Pulliam Award winner recalls riveting stories from Haiti earthquake

On April 13, 2011 Pulliam Award winner Rukmini Callimachi visited Ball State University to share her award winning story about the Hotel Montana Facebook community.

Rukmini Callimachi, the winner of the Department of Journalism’s 2011 Eugene S. Pulliam National Journalism Writing Award, found a unique way to tell the story of a community stretched across the world and formed in the wake of the tragedy, a community woven together by a Facebook page.

When Associated Press reporter Rukmini Callimachi arrived in Port-au-Prince, Haiti over a month after the capital city was ravaged by a 7.0 earthquake she knew finding a fresh angle through which to tell the story of the people of Haita and thier heartache and struggle would be difficult. She didn’t suspect, however, that her story idea would be generated from her time surfing Facebook.

Upon arriving in Haiti Callimachi found herself drawn to the most luxurious hotel in Port-au-Prince, the Hotel Montana, which had collapsed during the quake. In the month since the quake, the story of people killed or still missing in the Hotel Montana ruble had been told by numerous reporters. Still Callimachi was drawn to the tragedy of the Hotel Montana.

“I was in the Associated Press office in Haiti and I was doing what all procrastinating reporters do which was surfing Facebook,” Callimachi explained to a standing-room only crowd of students in the Ball State student center. “Through a friend I stumbled upon a Facebook page dedicated to people still missing in Hotel Montana.”

As news of the Jan. 12, 2010 earthquake spread across the world family members of people visiting Haiti searched desperately for ways to contact their friends and family members. Faced with the uncertainty of being thousands of miles removed from the situation two sisters and their brother in New Jersey created a Facebook page about the Hotel Montana and wrote the name of their uncle who was staying at the hotel.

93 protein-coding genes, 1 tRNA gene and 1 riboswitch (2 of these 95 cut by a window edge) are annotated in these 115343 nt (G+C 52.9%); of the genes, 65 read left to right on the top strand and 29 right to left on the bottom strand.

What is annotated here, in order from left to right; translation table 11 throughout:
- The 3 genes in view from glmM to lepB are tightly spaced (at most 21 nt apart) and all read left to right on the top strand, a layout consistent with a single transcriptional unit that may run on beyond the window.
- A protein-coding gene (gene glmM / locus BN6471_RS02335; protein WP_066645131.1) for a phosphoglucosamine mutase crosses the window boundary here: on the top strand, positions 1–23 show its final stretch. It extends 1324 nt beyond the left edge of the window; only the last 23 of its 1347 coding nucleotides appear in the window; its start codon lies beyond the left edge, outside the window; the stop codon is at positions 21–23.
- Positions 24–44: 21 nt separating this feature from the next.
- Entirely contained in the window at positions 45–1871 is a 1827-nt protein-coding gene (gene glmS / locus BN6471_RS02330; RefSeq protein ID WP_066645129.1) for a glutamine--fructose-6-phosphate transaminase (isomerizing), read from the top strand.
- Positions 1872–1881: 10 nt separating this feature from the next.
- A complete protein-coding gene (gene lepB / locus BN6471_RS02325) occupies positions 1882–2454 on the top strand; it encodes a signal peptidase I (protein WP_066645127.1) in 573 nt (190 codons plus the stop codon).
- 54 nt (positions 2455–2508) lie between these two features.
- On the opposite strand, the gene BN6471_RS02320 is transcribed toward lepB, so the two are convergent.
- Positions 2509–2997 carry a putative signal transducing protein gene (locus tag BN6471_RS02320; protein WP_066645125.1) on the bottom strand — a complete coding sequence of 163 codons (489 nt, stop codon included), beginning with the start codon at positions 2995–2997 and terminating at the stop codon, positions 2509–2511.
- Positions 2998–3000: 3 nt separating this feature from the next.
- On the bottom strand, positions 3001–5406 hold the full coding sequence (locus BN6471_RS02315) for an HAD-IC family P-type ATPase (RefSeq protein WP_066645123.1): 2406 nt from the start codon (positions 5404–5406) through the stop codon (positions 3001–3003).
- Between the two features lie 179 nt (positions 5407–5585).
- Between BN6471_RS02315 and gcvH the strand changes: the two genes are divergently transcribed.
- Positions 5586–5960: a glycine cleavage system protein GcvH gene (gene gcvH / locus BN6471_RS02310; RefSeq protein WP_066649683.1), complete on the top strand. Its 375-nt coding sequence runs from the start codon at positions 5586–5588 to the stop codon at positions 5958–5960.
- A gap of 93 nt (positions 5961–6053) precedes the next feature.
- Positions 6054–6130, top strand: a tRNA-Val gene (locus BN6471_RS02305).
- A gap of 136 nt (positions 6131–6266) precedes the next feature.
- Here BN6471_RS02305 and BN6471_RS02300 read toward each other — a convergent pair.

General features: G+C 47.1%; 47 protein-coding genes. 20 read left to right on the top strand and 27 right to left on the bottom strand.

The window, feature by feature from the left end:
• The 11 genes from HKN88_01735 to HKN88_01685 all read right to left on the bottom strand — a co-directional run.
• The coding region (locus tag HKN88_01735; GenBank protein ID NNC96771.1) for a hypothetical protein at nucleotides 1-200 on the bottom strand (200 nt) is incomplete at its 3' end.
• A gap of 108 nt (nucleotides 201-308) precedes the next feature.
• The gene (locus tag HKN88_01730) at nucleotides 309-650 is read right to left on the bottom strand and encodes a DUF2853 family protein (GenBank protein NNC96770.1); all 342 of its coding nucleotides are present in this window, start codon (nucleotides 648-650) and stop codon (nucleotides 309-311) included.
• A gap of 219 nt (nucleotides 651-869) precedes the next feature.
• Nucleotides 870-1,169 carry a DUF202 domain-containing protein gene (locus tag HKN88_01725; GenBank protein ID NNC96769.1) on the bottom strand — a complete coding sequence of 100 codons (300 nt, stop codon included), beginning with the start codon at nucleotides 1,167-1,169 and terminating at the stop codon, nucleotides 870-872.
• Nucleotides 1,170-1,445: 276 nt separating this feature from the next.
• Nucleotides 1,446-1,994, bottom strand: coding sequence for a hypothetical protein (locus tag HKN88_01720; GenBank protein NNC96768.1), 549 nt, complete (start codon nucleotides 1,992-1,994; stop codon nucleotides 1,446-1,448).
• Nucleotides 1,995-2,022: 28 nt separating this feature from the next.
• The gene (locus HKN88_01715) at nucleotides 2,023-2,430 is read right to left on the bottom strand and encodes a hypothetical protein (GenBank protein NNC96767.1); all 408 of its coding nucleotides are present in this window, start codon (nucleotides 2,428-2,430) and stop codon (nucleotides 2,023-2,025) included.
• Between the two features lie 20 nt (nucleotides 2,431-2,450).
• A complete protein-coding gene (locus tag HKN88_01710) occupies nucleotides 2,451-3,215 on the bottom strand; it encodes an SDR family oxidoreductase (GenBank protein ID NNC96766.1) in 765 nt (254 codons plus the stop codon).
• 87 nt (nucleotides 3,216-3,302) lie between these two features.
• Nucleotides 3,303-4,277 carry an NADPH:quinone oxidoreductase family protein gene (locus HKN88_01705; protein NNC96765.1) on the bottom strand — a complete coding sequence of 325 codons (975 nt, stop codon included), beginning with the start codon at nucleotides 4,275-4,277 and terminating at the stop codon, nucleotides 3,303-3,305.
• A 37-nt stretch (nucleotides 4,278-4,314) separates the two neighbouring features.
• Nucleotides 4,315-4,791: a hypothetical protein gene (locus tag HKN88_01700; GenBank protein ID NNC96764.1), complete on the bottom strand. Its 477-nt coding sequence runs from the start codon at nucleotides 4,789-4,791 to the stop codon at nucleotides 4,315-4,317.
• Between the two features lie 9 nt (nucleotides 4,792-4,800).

Within minutes dozens of names appeared on the page from family members around the globe. By the time Callimachi found the page it had more than 17,000 Facebook “fans,” becoming a tight-knit community for those searching for or grieving the loss of family members.

With gripping accounts of a handful of the victims that died in the Hotel Montana, Callimachi captured the attention of the students just as she captured readers with her award winning story, “Haiti Quake: Mourning on the Hotel Montana.”

Story telling has been a vital part of Callimachi’s life for as long as she could remember. The native of Romania recalled Romanian fairytales that her mother read to her as a child, citing how her mother explained that someday she would be able to read the stories on her own and finish them however she wanted. A few years later when Callimachi was in elementary school, Callimachi said, her teacher asked students to write fairytale of their own. At that moment, Callimachi explained, she realized that the stories she loved to read were written by people and one of those people could be her.

Callimachi’s story telling has taken her around the world. Before going to the Associated Press Callimachi worked for National Public Radio and Time Magazine, winning several awards along the way.

Callimachi explained her passion for story telling saying that she tries to write stories that, “…I would want to read,” while also urging aspiring writers to, “Find something that moves you and write that story.”